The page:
In terms of compliance, what marks the Bank of Cyprus out from its competitors?
As well as adhering to local laws and regulations, we have engaged in this spectacular transformation by adopting the best international standards and practices. We consciously elected to transform our culture rather than just our compliance framework – this is what marks us out from our competitors not only in Cyprus, but also in South-East Europe. We have adopted policy provisions from robust international frameworks, such as the USA Patriot Act, and have put in place restrictions only found in highly governed jurisdictions.

In promoting our new transparent outlook, we are the only institution in the region that has made our corporate governance framework and all of our compliance policies available to the public. We have also made the values that shaped our strategic direction publicly available.

What’s more, the Bank of Cyprus is the only institution in the country that has performed a gap analysis and has adopted all provisions of ISO 19600 (compliance) and ISO 37001 (anti-bribery). Today, we are the only institution in the region that is concurrently governed by three different corporate governance frameworks (the UK Corporate Governance Code, the Corporate Governance Code of the Cyprus Stock Exchange, and the Central Bank of Cyprus’ Governance Management Arrangements Directive) in four different European jurisdictions (Cyprus, Ireland, the UK and the EU).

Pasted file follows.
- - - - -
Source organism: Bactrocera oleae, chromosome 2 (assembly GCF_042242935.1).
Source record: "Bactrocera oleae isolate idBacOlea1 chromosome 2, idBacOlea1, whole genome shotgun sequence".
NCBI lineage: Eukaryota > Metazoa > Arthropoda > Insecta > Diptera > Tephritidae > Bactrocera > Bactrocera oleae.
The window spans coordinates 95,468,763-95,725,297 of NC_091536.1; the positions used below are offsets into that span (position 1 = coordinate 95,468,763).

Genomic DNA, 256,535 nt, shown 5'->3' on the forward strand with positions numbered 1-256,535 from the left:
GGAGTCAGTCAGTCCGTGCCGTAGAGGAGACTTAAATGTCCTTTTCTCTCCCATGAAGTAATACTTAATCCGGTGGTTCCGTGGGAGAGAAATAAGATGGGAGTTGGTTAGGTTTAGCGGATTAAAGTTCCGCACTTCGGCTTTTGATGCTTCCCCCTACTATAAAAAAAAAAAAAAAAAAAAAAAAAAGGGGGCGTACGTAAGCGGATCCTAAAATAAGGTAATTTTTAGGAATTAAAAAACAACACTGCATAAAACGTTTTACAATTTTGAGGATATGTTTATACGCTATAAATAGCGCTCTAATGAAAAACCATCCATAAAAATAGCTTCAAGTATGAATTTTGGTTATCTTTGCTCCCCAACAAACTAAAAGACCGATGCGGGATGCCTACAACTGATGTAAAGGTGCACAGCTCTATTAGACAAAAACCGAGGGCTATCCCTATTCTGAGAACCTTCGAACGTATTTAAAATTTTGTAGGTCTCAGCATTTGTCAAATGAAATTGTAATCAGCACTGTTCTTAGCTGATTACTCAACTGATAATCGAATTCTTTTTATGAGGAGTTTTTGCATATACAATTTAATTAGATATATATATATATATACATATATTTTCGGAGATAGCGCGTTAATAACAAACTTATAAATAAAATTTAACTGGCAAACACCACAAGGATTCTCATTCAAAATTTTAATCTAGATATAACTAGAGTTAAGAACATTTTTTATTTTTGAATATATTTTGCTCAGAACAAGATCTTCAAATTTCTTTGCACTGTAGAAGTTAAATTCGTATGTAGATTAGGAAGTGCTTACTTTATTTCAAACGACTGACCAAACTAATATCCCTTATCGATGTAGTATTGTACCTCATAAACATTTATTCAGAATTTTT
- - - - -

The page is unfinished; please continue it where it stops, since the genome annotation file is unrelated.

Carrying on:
What impact has this transformation had on the Bank of Cyprus’ reputation?
Banking is an industry based on trust and, as such, reputation and credibility are core objectives that should always be met. For this reason, the basis of our remediation since 2013 has been to re-establish our good reputation. The only way to achieve such an objective is to pursue a values-based strategy that aims for a cultural transformation. Culture is what reflects the reputation of any organisation.

What are Cypriots looking for when choosing a bank? What factors must they take into account?
Since the events of 2013, Cypriots’ preferences when choosing a bank to carry out their financial affairs have shifted. Prior to that time, almost all citizens selected the banks with the most aggressive investment strategies and highest returns.

After the harsh and unfair measures applied in 2013 – which included the bail-in of the Bank of Cyprus – Cypriots gradually realised that credibility adds more value to a financial institution than unsubstantiated and unreasonably high deposit and investment returns. We have learned the lessons of that difficult period and built transparency into every aspect of our business as part of our remediation strategy. This has allowed us to regain the trust of our stakeholders and re-establish our reputation by delivering on what we believe Cypriot customers now want from their bank.


Value of the European troika’s bailout agreement with Cyprus


Value of the emergency liquidity assistance repaid by the Bank of Cyprus

To what extent has Cyprus’ economy recovered since the 2013 financial crisis? Is there still progress to be made?
Following the bailout by the European troika and the bail-in of the banking sector in 2013, Cyprus’ economy has proven once more its resilience in challenging conditions. In just three years, the country managed to take the necessary structural and fiscal measures to successfully exit the memorandum of understanding signed with the European troika. What’s more, the banking sector has significantly and effectively deleveraged itself, with debts now equating to the level of three times the country’s GDP, compared with around eight times in 2012. The one thing that remains to be rationalised is the level of non-performing exposures, although significant improvements have been recorded since 2013.